As the casino industry struggles with a long losing streak that is bound to last a lot longer, the suppliers of slot machines, video poker, lotteries and other games are being dragged along for the unwelcome ride.

Despite taking a beating in the stock market, however, some gambling technology companies seem better able to dig themselves out of a hole than their casino counterparts.

These equipment, machinery, and services companies lack the name recognition of the Bellagio (owned by MGM Mirage (NYSE:MGM)) or even West Virginia's Charles Town Races and Slots (run by Penn National Gaming (NASDAQ:PENN)).

But when you enter a casino, visit a racetrack, or play a state lottery, there's an odds-on chance you'll bet on something made and sold by International Game Technology (NYSE:IGT), WMS Industries (NYSE:WMS), or Shuffle Master (NASDAQ:SHFL), among others.

This is an industry in which size matters; a handful of companies dominate. Participants benefit from regulatory barriers to entry that keep this business a relatively a cozy affair.

However, this doesn't insulate them from a bad economy, bad quarters, or bad decisions. Careful debt management and a solid investment in technology are some signs that credit-rating firms and equity analysts seek. And if more state legislatures, now searching for more revenue sources, approve more lotteries and gambling venues, then these technology companies could add to their chip count.

Unavoidable impact
Let's not gloss over the recession's impact. A weighted index of 16 gambling technology stocks -- large and small, domestic and foreign -- dropped more than 50% between February 2008 and January 2009, says the Association of Gaming Equipment Manufacturers, which publishes the index. January's tally was the worst since the association began keeping score in 2005.

Still, this industry looks better than the casino-operators industry. Fitch Ratings gives the commercial casinos sector a negative ratings outlook and a negative fundamentals outlook. It says the fundamental outlook for equipment suppliers is stable and the ratings outlook is stable to positive.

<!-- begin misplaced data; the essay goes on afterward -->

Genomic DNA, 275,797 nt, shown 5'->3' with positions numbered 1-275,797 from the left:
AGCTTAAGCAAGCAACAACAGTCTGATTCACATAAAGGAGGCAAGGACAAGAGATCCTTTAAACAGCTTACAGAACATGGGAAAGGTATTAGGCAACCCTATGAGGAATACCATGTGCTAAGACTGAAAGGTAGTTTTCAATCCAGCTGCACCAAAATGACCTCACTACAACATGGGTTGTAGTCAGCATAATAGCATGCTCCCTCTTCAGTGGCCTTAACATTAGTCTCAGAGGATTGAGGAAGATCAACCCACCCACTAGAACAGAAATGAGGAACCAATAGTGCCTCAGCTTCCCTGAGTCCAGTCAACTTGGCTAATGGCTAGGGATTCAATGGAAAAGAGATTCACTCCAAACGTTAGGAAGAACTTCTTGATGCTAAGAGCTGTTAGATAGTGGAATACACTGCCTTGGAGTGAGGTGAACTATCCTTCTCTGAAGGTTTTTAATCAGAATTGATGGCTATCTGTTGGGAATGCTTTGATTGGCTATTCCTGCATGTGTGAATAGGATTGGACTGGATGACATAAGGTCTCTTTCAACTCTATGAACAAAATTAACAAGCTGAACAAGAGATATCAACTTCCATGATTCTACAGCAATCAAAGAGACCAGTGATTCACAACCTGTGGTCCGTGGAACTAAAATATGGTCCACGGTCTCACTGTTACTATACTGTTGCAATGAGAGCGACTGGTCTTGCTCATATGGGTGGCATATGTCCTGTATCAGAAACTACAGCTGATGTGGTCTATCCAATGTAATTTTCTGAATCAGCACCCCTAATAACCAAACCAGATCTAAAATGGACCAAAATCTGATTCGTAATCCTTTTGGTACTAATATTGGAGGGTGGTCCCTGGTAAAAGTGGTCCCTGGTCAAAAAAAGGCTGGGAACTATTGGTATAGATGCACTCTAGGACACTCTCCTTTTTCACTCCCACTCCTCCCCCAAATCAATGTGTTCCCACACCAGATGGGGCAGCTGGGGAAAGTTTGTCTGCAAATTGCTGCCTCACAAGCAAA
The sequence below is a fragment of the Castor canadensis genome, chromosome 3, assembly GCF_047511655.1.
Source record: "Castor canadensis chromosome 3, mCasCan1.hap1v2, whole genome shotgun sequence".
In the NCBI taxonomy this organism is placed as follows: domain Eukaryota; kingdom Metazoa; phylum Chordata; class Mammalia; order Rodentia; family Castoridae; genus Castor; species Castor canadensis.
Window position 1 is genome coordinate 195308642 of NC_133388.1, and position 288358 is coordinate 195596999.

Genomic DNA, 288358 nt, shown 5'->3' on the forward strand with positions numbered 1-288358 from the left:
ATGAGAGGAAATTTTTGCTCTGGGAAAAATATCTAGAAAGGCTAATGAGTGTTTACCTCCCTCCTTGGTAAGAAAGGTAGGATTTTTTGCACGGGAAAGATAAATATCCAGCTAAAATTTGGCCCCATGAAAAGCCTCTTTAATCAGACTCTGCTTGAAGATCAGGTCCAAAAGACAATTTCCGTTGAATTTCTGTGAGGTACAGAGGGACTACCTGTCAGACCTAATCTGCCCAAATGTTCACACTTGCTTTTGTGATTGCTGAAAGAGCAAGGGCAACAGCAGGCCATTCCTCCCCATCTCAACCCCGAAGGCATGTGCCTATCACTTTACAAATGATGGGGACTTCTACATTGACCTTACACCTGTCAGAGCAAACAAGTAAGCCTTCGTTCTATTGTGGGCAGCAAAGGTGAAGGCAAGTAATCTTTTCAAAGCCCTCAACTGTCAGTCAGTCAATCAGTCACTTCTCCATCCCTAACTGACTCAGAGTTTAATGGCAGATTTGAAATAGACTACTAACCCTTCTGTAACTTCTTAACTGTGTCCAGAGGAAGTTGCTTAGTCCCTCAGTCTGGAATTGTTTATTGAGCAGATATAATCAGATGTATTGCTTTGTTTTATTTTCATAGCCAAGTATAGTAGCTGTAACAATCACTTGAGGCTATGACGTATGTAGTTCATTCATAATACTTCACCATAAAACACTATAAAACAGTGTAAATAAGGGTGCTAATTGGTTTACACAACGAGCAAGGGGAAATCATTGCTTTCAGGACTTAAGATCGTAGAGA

Moody's Investors Service doesn't grant investment-grade ratings to any commercial casino operators in its coverage universe. But it does give International Game Technology (NYSE:IGT) and Italy's Lottomatica investment-grade ratings. Lottomatica owns GTECH, a big U.S. firm that makes slot machines and provides lottery services and equipment.

Moody's just cut International Game Technology's outlook to negative. It has a stable outlook for Bally Technologies (NYSE:BYI), Lottomatica, and Scientific Games (NASDAQ:SGMS), which specializes in lottery games, equipment, and services.

Putting stock in technology
On the equity side, some analysts aren't dissuaded even though the major machinery and equipment company stocks dropped worse than the 38% dive for the S&P 500 for the 12 months ended Feb. 10.

WMS, which makes video lottery terminals and slot machines, is the stand-out favorite among equity analysts. After all, how often do you hear the word "pristine" applied to a gambling company's balance sheet?

That was the verdict from Stifel, Nicolaus in January, calling WMS the best of the breed partly because it sells products to regional, foreign, and tribal casinos as well as to Las Vegas casinos.

WMS recently served up an October-December report whose revenue and earnings, excluding one-time gains, met Wall Street expectations. Bally, the second favorite among sell-side analysts, beat Wall Street estimates by $0.04 for the October-December quarter, but its revenue fell below the consensus. Bally specializes in slot machines.

Counting on casinos
When casinos do well, they replace and repair games more often. When casinos slump, they don't move as fast in making replacements.

Machine replacements have been "slower than anticipated," says Fitch Ratings. While some casino operators have delayed new projects or expansions, there's still growth potential. Fitch says the replacement trend can't get much worse, so new casinos will help the equipment companies.

Casinos know they have to keep customers excited by the newest next-best thing. Even in today's grim environment, casinos don't want to enter the summer months "without a relatively fresh floor," Richard Haddrill, Bally's CEO, recently told analysts.

Casino industry executives preach optimism; so, in the midst of a recession, why not use the economy as a marketing tool aimed at state legislatures? Already, some are gingerly referencing this approach.

Last year, many states, through legislation or ballot initiative, acted to add or expand betting opportunities. Although many attempts were defeated in 2008, The Associated Press says that at least 14 states are considering gambling initiatives this year.

Eight states lack lotteries. Thirteen don't permit slot machines. Only 12 have racetrack casinos. Only 12 states permit commercial casinos. And let's not forget the foreign markets.

If there's a big marketing opportunity out there, the gambling technology industry has the device to pursue it.

Fool contributor Robert Steyer doesn’t own shares of any company cited in this story. He prefers pinball. In the course of his research, he learned that the founder of WMS Industries invented the 'tilt' mechanism. The Fool has a disclosure policy.